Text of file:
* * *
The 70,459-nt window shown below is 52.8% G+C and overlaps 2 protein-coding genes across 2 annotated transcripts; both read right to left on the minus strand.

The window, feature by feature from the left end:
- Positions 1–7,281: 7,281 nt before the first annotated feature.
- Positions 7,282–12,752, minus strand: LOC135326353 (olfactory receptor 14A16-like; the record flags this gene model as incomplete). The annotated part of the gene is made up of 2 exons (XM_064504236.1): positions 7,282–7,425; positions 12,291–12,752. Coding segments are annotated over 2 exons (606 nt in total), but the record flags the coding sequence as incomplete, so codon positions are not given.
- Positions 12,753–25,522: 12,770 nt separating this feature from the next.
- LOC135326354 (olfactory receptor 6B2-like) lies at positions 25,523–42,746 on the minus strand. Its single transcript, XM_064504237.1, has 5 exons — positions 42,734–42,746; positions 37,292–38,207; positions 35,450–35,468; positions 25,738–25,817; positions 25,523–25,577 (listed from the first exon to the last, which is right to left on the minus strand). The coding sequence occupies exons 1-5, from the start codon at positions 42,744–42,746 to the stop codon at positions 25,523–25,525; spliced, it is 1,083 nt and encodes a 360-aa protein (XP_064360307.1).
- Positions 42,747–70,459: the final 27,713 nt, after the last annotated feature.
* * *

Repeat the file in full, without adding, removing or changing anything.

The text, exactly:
The 70,459-nt window shown below is 52.8% G+C and overlaps 2 protein-coding genes across 2 annotated transcripts; both read right to left on the minus strand.

The window, feature by feature from the left end:
- Positions 1–7,281: 7,281 nt before the first annotated feature.
- Positions 7,282–12,752, minus strand: LOC135326353 (olfactory receptor 14A16-like; the record flags this gene model as incomplete). The annotated part of the gene is made up of 2 exons (XM_064504236.1): positions 7,282–7,425; positions 12,291–12,752. Coding segments are annotated over 2 exons (606 nt in total), but the record flags the coding sequence as incomplete, so codon positions are not given.
- Positions 12,753–25,522: 12,770 nt separating this feature from the next.
- LOC135326354 (olfactory receptor 6B2-like) lies at positions 25,523–42,746 on the minus strand. Its single transcript, XM_064504237.1, has 5 exons — positions 42,734–42,746; positions 37,292–38,207; positions 35,450–35,468; positions 25,738–25,817; positions 25,523–25,577 (listed from the first exon to the last, which is right to left on the minus strand). The coding sequence occupies exons 1-5, from the start codon at positions 42,744–42,746 to the stop codon at positions 25,523–25,525; spliced, it is 1,083 nt and encodes a 360-aa protein (XP_064360307.1).
- Positions 42,747–70,459: the final 27,713 nt, after the last annotated feature.